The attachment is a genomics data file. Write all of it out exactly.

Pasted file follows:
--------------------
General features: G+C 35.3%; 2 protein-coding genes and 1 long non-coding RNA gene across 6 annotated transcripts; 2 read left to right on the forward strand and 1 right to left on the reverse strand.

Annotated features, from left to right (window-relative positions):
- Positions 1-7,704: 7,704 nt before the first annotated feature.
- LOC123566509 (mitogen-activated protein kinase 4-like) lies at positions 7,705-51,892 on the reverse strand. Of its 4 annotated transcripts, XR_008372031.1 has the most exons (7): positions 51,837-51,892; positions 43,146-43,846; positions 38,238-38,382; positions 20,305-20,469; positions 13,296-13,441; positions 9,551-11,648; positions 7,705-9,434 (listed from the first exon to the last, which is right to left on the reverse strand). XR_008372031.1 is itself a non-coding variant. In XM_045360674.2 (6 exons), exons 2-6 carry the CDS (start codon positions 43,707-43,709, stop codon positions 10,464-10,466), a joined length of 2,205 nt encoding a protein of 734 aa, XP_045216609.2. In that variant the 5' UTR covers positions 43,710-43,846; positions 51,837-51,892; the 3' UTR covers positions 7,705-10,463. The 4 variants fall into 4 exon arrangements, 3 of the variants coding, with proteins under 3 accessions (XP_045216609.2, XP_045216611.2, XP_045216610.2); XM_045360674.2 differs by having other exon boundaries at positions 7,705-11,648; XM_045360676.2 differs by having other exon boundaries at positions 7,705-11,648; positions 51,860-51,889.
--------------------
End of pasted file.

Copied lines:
General features: G+C 35.3%; 2 protein-coding genes and 1 long non-coding RNA gene across 6 annotated transcripts; 2 read left to right on the forward strand and 1 right to left on the reverse strand.

Annotated features, from left to right (window-relative positions):
- Positions 1-7,704: 7,704 nt before the first annotated feature.
- LOC123566509 (mitogen-activated protein kinase 4-like) lies at positions 7,705-51,892 on the reverse strand. Of its 4 annotated transcripts, XR_008372031.1 has the most exons (7): positions 51,837-51,892; positions 43,146-43,846; positions 38,238-38,382; positions 20,305-20,469; positions 13,296-13,441; positions 9,551-11,648; positions 7,705-9,434 (listed from the first exon to the last, which is right to left on the reverse strand). XR_008372031.1 is itself a non-coding variant. In XM_045360674.2 (6 exons), exons 2-6 carry the CDS (start codon positions 43,707-43,709, stop codon positions 10,464-10,466), a joined length of 2,205 nt encoding a protein of 734 aa, XP_045216609.2. In that variant the 5' UTR covers positions 43,710-43,846; positions 51,837-51,892; the 3' UTR covers positions 7,705-10,463. The 4 variants fall into 4 exon arrangements, 3 of the variants coding, with proteins under 3 accessions (XP_045216609.2, XP_045216611.2, XP_045216610.2); XM_045360674.2 differs by having other exon boundaries at positions 7,705-11,648; XM_045360676.2 differs by having other exon boundaries at positions 7,705-11,648; positions 51,860-51,889.